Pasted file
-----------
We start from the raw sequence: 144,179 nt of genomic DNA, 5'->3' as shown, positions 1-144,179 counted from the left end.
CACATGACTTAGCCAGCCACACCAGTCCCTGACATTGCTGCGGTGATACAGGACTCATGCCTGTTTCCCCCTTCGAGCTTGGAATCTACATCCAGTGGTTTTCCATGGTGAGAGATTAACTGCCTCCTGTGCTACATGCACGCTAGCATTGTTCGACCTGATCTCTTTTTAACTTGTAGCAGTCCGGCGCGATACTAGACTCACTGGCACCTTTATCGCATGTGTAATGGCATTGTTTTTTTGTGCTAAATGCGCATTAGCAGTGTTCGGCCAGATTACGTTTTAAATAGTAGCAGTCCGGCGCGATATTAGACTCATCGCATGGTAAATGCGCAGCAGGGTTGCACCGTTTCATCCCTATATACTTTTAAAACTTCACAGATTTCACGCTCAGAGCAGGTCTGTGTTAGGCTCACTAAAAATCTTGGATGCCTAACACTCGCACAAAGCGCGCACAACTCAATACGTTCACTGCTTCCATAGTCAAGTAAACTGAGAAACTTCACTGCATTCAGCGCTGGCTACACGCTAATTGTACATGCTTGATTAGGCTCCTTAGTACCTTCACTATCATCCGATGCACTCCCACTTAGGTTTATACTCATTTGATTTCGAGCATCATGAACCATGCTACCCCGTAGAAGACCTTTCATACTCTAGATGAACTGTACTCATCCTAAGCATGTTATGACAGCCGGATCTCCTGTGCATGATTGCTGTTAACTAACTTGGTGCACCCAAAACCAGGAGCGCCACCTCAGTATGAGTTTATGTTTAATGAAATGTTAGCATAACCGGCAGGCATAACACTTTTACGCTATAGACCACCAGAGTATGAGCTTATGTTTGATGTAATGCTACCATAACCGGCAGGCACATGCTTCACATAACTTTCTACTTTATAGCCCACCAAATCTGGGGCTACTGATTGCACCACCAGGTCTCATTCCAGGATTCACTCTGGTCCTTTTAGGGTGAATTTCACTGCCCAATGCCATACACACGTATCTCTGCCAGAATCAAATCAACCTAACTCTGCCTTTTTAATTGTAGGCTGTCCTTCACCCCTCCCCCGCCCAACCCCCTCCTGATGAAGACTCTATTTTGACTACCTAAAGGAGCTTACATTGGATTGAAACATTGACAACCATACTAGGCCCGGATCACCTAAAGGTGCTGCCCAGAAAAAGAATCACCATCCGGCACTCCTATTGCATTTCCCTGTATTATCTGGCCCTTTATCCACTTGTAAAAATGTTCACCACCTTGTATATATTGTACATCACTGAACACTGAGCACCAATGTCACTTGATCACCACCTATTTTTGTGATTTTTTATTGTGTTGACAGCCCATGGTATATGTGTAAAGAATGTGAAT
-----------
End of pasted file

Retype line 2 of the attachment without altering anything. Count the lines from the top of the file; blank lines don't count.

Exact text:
CACATGACTTAGCCAGCCACACCAGTCCCTGACATTGCTGCGGTGATACAGGACTCATGCCTGTTTCCCCCTTCGAGCTTGGAATCTACATCCAGTGGTTTTCCATGGTGAGAGATTAACTGCCTCCTGTGCTACATGCACGCTAGCATTGTTCGACCTGATCTCTTTTTAACTTGTAGCAGTCCGGCGCGATACTAGACTCACTGGCACCTTTATCGCATGTGTAATGGCATTGTTTTTTTGTGCTAAATGCGCATTAGCAGTGTTCGGCCAGATTACGTTTTAAATAGTAGCAGTCCGGCGCGATATTAGACTCATCGCATGGTAAATGCGCAGCAGGGTTGCACCGTTTCATCCCTATATACTTTTAAAACTTCACAGATTTCACGCTCAGAGCAGGTCTGTGTTAGGCTCACTAAAAATCTTGGATGCCTAACACTCGCACAAAGCGCGCACAACTCAATACGTTCACTGCTTCCATAGTCAAGTAAACTGAGAAACTTCACTGCATTCAGCGCTGGCTACACGCTAATTGTACATGCTTGATTAGGCTCCTTAGTACCTTCACTATCATCCGATGCACTCCCACTTAGGTTTATACTCATTTGATTTCGAGCATCATGAACCATGCTACCCCGTAGAAGACCTTTCATACTCTAGATGAACTGTACTCATCCTAAGCATGTTATGACAGCCGGATCTCCTGTGCATGATTGCTGTTAACTAACTTGGTGCACCCAAAACCAGGAGCGCCACCTCAGTATGAGTTTATGTTTAATGAAATGTTAGCATAACCGGCAGGCATAACACTTTTACGCTATAGACCACCAGAGTATGAGCTTATGTTTGATGTAATGCTACCATAACCGGCAGGCACATGCTTCACATAACTTTCTACTTTATAGCCCACCAAATCTGGGGCTACTGATTGCACCACCAGGTCTCATTCCAGGATTCACTCTGGTCCTTTTAGGGTGAATTTCACTGCCCAATGCCATACACACGTATCTCTGCCAGAATCAAATCAACCTAACTCTGCCTTTTTAATTGTAGGCTGTCCTTCACCCCTCCCCCGCCCAACCCCCTCCTGATGAAGACTCTATTTTGACTACCTAAAGGAGCTTACATTGGATTGAAACATTGACAACCATACTAGGCCCGGATCACCTAAAGGTGCTGCCCAGAAAAAGAATCACCATCCGGCACTCCTATTGCATTTCCCTGTATTATCTGGCCCTTTATCCACTTGTAAAAATGTTCACCACCTTGTATATATTGTACATCACTGAACACTGAGCACCAATGTCACTTGATCACCACCTATTTTTGTGATTTTTTATTGTGTTGACAGCCCATGGTATATGTGTAAAGAATGTGAAT